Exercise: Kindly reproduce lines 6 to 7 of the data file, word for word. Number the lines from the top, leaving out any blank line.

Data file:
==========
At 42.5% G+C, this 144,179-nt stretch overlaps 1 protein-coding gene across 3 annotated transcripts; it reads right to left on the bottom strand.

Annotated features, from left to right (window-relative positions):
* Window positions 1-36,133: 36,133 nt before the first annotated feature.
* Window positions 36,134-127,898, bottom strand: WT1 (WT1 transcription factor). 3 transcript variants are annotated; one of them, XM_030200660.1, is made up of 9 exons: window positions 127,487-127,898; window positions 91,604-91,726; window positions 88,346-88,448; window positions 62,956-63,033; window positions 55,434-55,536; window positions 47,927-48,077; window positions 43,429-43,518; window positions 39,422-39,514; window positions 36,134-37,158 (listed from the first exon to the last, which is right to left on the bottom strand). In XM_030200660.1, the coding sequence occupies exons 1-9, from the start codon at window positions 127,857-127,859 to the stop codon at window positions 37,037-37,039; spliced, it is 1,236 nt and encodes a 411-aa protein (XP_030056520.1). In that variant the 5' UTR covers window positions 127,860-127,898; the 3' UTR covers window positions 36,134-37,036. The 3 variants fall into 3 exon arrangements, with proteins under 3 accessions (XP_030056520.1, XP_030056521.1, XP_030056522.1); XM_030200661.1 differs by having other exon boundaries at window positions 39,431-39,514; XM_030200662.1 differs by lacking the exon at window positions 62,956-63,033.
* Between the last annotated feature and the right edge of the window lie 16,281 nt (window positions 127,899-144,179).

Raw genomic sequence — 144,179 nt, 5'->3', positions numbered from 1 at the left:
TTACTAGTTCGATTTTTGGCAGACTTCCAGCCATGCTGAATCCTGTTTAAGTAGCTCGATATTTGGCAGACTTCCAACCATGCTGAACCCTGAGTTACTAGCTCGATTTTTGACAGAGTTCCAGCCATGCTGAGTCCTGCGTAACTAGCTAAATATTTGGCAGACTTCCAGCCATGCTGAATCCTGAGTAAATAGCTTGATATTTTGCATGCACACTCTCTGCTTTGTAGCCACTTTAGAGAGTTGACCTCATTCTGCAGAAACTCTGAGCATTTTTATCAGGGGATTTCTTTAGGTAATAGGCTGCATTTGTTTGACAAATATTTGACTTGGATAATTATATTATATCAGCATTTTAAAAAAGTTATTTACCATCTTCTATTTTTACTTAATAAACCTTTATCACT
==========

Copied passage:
Raw genomic sequence — 144,179 nt, 5'->3', positions numbered from 1 at the left:
TTACTAGTTCGATTTTTGGCAGACTTCCAGCCATGCTGAATCCTGTTTAAGTAGCTCGATATTTGGCAGACTTCCAACCATGCTGAACCCTGAGTTACTAGCTCGATTTTTGACAGAGTTCCAGCCATGCTGAGTCCTGCGTAACTAGCTAAATATTTGGCAGACTTCCAGCCATGCTGAATCCTGAGTAAATAGCTTGATATTTTGCATGCACACTCTCTGCTTTGTAGCCACTTTAGAGAGTTGACCTCATTCTGCAGAAACTCTGAGCATTTTTATCAGGGGATTTCTTTAGGTAATAGGCTGCATTTGTTTGACAAATATTTGACTTGGATAATTATATTATATCAGCATTTTAAAAAAGTTATTTACCATCTTCTATTTTTACTTAATAAACCTTTATCACT